Wildlife trafficking is an international crisis. An unprecedented global demand for exotic wildlife products has triggered an industrial-scale killing spree of endangered species, including elephants, rhinos, tigers and other endangered animals.  Populations of endangered species have plummeted, yet the illegal trade shows no indication of slowing down.  A recent World Wildlife Fund report shows that we have already lost 58% of endangered wildlife in the past four decades; and by 2020, we may lose two-thirds.

The United States — as one of the largest consumer markets in the world—is helping to drive demand for illegal wildlife products around the globe.  Wildlife experts have confirmed that if we don’t act quickly, trafficking will wipe out many endangered species in our lifetime.

Wildlife trafficking has escalated into a multi-billion-dollar transnational criminal activity that is not only a critical conservation issue, but is also a threat to global security.  It is ranked as the fourth most profitable transnational crime, only behind the drug trade, arms trade, and human trafficking.  Wildlife trafficking not only undermines conservation efforts, but also fuels corruption, threatens the rule of law, and destabilizes communities that depend on wildlife for eco-tourism revenues.

Black rhinoceros in the wild

Portrait of a black (hooked-lipped) rhinoceros (Diceros bicornis)

As animals disappear from the wild, the opportunity to view them decreases—creating a domino effect that is rippling across the travel and tourism industry.  A new study has shown that elephant poaching alone already is costing $25 million a year in lost tourism revenues.  For the animals, poaching is a matter of life and death.  But for many who depend on tourist revenues, it’s a matter of livelihood as well.  Ensuring that animals remain in the wild is not only good for the wildlife and ecosystems; it’s also good for local economies around the world.

But there is hope to end the senseless killing of wildlife!  In 2015, the United States Wildlife Trafficking Alliance was formed to combat wildlife trafficking through public-private partnerships.  The Alliance brings together a coalition of leading nonprofit organizations and private companies that have been working closely with U.S. government to raise public awareness, reduce consumer demand for wildlife and wildlife products, and mobilize the private sector to adopt best practices and help close off wildlife traffickers’ supply chains.  Since its formation, the Alliance’s network of partners has expanded across the corporate and nonprofit sectors, including leading companies in travel and tourism, e-commerce, fashion and jewelry, communications, non-governmental organizations, and other key sectors.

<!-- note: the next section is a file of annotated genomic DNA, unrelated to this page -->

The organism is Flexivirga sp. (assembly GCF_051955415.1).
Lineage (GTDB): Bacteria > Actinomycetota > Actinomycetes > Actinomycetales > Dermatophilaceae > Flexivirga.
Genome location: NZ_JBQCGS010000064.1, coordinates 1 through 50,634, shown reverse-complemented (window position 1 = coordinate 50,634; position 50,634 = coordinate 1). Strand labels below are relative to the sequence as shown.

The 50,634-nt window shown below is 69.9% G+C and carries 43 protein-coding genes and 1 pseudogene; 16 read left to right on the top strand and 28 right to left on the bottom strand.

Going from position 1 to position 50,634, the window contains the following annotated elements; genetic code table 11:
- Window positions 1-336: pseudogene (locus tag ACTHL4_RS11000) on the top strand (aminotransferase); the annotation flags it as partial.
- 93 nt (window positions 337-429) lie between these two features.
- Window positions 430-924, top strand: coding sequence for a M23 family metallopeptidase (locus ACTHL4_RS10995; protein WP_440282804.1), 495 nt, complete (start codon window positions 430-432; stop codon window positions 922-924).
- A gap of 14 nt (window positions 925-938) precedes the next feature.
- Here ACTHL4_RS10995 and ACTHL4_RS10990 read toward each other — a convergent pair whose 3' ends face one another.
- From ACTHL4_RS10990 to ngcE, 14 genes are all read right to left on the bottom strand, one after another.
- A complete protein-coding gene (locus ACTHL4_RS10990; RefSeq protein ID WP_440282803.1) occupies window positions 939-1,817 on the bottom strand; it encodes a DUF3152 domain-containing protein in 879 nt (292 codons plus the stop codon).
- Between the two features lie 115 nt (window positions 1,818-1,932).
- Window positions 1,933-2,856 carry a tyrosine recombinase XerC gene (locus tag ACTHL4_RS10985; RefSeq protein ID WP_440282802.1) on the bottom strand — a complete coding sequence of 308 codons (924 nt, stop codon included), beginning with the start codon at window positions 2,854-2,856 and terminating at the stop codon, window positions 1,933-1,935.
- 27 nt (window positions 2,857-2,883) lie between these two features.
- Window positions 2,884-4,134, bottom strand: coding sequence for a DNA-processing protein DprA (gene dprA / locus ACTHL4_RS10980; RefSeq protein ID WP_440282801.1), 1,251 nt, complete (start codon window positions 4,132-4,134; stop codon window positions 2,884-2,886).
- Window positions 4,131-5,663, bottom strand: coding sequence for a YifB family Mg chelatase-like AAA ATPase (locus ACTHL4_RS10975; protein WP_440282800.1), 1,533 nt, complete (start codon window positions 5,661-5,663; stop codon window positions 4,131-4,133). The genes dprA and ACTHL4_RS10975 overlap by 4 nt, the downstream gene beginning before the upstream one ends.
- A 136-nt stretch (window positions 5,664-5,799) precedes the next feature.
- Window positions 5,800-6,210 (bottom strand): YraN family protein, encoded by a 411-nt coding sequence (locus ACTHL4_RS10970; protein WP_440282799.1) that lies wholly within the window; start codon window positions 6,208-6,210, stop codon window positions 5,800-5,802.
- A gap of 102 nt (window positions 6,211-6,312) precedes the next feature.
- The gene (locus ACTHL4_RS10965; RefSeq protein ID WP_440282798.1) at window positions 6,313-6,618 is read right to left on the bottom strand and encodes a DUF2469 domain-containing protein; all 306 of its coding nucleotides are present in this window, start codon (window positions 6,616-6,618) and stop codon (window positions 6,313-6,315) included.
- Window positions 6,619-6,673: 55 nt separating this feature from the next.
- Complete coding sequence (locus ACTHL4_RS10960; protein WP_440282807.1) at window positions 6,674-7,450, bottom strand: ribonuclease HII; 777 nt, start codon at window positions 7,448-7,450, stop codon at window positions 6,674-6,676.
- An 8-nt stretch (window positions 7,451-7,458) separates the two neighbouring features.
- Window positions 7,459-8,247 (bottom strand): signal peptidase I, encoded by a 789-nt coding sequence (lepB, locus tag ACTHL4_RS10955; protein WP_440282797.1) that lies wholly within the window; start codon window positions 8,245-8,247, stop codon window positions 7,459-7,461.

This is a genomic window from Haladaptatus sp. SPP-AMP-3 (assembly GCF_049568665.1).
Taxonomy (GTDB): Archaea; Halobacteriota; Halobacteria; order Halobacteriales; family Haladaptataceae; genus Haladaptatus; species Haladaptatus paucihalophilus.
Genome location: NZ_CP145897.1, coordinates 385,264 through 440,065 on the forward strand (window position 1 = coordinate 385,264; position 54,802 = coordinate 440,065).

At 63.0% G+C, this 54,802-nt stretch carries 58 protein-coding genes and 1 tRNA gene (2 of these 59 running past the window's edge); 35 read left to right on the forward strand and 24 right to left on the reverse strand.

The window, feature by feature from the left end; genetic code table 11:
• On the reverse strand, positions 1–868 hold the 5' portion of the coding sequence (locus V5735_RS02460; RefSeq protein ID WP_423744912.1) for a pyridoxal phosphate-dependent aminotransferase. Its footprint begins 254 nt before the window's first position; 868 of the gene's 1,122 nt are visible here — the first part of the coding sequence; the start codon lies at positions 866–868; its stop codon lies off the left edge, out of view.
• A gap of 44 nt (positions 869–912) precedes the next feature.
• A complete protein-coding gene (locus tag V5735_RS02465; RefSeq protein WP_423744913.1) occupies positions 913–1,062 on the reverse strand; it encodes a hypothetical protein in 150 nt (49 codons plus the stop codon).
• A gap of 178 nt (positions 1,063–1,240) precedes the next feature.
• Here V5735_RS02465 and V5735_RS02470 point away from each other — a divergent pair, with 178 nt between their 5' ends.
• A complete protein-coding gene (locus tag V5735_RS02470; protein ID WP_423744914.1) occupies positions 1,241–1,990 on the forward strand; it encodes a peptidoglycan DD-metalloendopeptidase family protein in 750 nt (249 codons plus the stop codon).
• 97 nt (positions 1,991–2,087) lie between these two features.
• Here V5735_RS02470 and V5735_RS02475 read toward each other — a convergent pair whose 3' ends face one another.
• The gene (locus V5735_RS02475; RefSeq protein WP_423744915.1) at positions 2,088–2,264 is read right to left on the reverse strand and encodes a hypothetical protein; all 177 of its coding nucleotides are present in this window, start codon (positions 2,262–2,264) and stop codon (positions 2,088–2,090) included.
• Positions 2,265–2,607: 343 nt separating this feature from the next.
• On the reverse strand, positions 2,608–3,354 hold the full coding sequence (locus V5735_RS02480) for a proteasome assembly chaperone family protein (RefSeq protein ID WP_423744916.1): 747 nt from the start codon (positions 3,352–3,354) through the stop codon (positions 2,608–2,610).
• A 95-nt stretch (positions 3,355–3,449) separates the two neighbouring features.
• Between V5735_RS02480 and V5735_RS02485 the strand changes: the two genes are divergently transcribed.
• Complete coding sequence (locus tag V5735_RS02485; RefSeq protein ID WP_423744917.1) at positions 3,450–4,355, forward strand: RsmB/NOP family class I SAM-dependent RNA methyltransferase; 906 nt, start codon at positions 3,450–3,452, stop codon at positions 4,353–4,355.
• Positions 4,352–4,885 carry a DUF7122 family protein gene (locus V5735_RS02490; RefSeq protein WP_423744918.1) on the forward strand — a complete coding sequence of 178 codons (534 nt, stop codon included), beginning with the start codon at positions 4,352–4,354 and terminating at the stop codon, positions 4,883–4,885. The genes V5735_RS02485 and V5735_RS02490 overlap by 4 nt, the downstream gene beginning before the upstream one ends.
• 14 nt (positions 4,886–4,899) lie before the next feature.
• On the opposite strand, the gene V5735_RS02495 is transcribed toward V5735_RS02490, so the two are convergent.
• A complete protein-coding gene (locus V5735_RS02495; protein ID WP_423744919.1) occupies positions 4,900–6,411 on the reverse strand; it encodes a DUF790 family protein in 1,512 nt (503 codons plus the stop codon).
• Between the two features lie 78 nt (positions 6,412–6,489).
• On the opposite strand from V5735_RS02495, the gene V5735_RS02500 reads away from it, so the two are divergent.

As the newest member of the U.S. Wildlife Trafficking Alliance, Expedia, Inc. has joined a global collaboration to educate travelers about the scourge of wildlife trafficking. With its significant global reach and influence, the travel and tourism industry can make an enormous impact in helping protect endangered wildlife around the globe.  But we can’t do it without the help of all citizens and travelers.  Education is a critical component to solving this international crisis.  And by buying informed, we can all work together to fight trafficking.

Blue and gold macaw parrot

As you travel around the world, you will find wildlife and plant products for sale—in the form of jewelry, trinkets, clothes, pets, souvenirs and more. But just because something is for sale does not mean that it’s legal to bring it home to the U.S., or to your country of origin.  Some of these products may be made from protected animals or plants and may be illegal to export or import.  And other wildlife products may require permits before you can bring them into the United States.  By making informed choices, you can avoid having your souvenir confiscated or paying a fine— and support wildlife conservation around the world.

Most countries, including the United States, protect their native animals and plants under national laws and through the Convention on International Trade in Endangered Species of Wild Fauna and Flora (CITES).  Signed by more than 180 nations, this treaty supports sustainable trade in wildlife and plants while protecting endangered species.  In addition to international agreements, U.S. laws provide even stronger protections for such animals as marine mammals, elephants and wild birds. If the country you’re visiting bans the sale or export of a species, you cannot legally import it here.

To ensure that you are not unwittingly contributing to the illegal wildlife trade, download our Guide for Travelers or Traveler Wallet Card to ensure you are informed with the right information before you travel.   Traveling to the Caribbean?  You can download the Caribbean Guide and Caribbean Wallet Card too!

Because consumer demand for animal products is fueling the illegal trade, the killings will continue so long as there is demand in the U.S., and in other major markets for illegal wildlife products.

In a very real way, consumers—especially travelers—hold the key to ending trafficking and helping to save the world’s most iconic species for the benefit of generations to come.  To learn more, visit www.uswta.org/BuyInformed.

The views and expressed opinions on these pages are those of the organizations listed, and do not necessarily reflect the views and opinions of Expedia, Inc.  Any cited research mentioned by these organizations is sourced by them and has not been verified or independently evaluated by Expedia, Inc.